“Sometimes the correct questions are more important than the correct answers.” —Nancy Willard (1936–)
On completion of this chapter, the student/practitioner will be able to:
Understand why the electroneurodiagnostic examination is an important diagnostic tool for rehabilitation professionals.
Define the components of the electroneurodiagnostic examination.
Discuss the purpose of the electroneurodiagnostic examination.
Interpret the results of the electroneurodiagnostic examination and translate the results into clinical practice.
Motor nerve conduction
Sensory nerve conduction
Electroneurodiagnostic studies are the natural physiological extension of the neurological physical examination. They are used to confirm, add to, or remove differential diagnoses suggested by clinical scripts taken from the history, prior diagnostic workup, and physical examination. This chapter is not meant to be a “how to” primer for the performance of the spectrum of electroneurodiagnostic testing; many other well-written texts are available. Rather, the author presents the subject of electroneurodiagnostic testing in a conceptualized state to allow the reader to develop an understanding of the various types of testing available and the clinical and diagnostic implications of normal and aberrant testing results and, for the rehabilitation clinician, to develop an appreciation of the ability of this powerful tool to facilitate diagnostics, goal setting, and interventional planning for patients with peripheral nerve injury.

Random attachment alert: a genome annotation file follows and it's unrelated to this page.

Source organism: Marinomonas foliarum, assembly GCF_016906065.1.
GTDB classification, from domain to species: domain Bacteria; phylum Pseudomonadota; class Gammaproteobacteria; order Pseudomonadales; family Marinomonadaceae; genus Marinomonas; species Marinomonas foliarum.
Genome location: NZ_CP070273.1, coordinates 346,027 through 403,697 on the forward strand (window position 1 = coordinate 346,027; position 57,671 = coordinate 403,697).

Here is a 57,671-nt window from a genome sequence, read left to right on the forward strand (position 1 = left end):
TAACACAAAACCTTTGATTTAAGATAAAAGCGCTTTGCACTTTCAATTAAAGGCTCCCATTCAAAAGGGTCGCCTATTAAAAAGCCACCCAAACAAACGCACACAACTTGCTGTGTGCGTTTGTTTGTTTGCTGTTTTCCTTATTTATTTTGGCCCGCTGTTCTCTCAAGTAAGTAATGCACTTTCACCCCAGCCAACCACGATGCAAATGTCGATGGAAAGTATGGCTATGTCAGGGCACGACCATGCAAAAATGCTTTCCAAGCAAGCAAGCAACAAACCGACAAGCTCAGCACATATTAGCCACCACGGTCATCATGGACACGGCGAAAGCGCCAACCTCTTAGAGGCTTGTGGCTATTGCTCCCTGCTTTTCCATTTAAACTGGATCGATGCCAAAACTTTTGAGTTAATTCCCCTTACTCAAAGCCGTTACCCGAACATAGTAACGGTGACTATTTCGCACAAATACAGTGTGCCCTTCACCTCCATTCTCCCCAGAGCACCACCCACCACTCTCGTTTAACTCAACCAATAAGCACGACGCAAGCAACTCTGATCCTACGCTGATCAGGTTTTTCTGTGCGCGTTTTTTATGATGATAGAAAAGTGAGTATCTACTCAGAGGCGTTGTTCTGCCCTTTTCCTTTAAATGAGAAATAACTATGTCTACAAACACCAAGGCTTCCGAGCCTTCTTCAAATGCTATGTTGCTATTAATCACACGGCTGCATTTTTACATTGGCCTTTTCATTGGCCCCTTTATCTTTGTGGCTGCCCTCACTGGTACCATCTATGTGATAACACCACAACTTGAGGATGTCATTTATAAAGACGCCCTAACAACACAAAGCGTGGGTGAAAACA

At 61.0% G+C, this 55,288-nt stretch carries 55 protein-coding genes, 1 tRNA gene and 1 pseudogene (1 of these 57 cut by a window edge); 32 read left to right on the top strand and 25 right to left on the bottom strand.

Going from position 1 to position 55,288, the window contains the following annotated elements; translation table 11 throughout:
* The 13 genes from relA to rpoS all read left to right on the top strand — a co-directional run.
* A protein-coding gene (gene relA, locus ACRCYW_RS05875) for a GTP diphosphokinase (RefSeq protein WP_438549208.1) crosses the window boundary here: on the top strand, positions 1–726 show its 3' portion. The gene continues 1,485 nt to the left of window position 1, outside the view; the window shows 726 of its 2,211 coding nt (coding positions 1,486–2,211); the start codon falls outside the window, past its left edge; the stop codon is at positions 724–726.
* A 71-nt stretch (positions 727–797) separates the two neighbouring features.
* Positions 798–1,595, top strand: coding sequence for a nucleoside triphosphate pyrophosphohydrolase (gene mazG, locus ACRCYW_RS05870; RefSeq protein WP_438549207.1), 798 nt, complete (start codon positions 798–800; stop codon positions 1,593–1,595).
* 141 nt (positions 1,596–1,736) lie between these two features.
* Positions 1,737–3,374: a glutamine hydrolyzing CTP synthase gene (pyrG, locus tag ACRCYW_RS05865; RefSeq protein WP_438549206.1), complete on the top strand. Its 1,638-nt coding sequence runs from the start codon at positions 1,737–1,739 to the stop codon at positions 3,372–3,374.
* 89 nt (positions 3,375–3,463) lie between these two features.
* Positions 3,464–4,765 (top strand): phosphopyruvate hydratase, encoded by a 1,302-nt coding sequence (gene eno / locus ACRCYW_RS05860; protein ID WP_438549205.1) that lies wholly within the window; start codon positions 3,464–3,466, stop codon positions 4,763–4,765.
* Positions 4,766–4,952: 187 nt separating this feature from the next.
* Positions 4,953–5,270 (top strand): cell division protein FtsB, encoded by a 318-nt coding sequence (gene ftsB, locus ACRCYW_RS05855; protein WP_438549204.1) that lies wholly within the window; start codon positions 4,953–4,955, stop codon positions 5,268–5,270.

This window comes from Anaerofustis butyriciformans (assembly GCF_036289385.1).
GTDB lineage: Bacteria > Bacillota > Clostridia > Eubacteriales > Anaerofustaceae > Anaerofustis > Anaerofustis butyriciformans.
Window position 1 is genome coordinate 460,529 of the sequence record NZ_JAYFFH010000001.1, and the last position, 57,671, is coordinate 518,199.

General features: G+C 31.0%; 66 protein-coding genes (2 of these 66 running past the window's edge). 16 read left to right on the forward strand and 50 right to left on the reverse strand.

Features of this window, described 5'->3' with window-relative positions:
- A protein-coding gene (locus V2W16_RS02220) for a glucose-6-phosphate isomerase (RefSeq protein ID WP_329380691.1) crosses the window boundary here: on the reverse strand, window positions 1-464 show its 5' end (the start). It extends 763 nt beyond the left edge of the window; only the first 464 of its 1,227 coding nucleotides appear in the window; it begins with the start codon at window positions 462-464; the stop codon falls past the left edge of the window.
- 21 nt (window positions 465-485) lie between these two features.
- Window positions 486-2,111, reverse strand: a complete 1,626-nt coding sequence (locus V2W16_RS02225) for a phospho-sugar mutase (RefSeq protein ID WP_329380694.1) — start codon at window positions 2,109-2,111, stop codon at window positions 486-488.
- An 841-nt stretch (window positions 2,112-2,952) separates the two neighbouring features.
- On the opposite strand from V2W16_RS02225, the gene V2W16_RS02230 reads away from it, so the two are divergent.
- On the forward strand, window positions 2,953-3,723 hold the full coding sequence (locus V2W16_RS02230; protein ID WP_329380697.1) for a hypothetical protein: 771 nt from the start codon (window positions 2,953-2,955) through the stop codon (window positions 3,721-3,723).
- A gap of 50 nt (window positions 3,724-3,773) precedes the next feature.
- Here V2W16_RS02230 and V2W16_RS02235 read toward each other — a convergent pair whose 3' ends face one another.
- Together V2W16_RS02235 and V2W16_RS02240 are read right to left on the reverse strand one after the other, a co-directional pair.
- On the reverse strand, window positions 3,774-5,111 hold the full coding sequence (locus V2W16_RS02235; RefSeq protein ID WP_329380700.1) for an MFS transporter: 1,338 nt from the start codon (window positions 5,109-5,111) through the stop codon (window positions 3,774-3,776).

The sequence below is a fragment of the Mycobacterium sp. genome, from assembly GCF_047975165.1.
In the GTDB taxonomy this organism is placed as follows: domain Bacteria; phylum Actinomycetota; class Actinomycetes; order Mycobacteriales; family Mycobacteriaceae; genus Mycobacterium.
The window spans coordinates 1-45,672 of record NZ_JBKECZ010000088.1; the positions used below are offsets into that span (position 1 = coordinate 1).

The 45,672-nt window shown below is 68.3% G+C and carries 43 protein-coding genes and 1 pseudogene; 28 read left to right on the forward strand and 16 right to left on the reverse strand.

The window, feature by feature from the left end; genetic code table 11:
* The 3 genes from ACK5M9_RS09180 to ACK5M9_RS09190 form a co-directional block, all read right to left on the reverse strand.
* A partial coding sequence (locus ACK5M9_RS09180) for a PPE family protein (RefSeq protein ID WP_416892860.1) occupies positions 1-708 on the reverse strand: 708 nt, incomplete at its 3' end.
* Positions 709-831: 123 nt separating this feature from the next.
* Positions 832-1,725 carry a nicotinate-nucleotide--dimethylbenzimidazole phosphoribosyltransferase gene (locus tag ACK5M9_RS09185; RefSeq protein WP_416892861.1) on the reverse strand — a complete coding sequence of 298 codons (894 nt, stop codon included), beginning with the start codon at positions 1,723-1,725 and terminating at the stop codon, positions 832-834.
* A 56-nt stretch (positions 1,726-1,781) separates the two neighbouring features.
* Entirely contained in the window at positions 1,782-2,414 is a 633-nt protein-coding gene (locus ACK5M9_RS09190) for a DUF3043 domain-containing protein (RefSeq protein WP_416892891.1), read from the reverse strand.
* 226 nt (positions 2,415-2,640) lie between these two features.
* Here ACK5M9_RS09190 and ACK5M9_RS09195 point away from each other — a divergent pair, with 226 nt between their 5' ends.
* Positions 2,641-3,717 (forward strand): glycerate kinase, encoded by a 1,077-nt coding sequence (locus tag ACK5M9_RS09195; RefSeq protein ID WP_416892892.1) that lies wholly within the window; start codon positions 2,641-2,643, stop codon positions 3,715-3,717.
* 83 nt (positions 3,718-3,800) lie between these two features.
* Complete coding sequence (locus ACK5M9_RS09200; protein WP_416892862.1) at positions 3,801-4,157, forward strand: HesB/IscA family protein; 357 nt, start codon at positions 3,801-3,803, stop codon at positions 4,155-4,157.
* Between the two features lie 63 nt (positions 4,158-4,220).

In the performance of clinical testing, the electroneurodiagnostic clinician works to prove, disprove, or add to the differential diagnosis list via the scientific method. Clinical scripts provide differential diagnoses, and the clinician, through the use of various electroneurodiagnostic tests, collects data, develops the diagnostic hypotheses, collects more data, reworks the diagnostic hypothesis, and confirms or disproves the differential diagnosis. During the testing, the patient is awake and alert and can provide additional historical data if needed to the clinician. In contrast to many diagnostic studies, the electroneuromyogram does not have a strict procedural component; the clinician may perform as many or as few specific tests as needed to isolate a diagnosis. Electroneurodiagnostic testing is a unique test in that the patient by supplying the clinician with information during the study is an active partner in the diagnostic process.
The primary goal of the electroneurodiagnostic evaluation is to determine the site of the lesion; the findings do not identify the process leading to the aberrant findings. To obtain information about the “localization,” the following processes are used: motor nerve studies, sensory nerve studies, and needle electromyography (EMG). Correlation with aspects of the physical examination and other diagnostic tests is needed to isolate the diagnosis.
The complete electroneurodiagnostic process is as follows:
History taking: Following the development of the clinician-patient collaborative relationship, the clinician should take a thorough history of the present illness using open-ended questions and follow-up queries. Past medical and surgical histories ...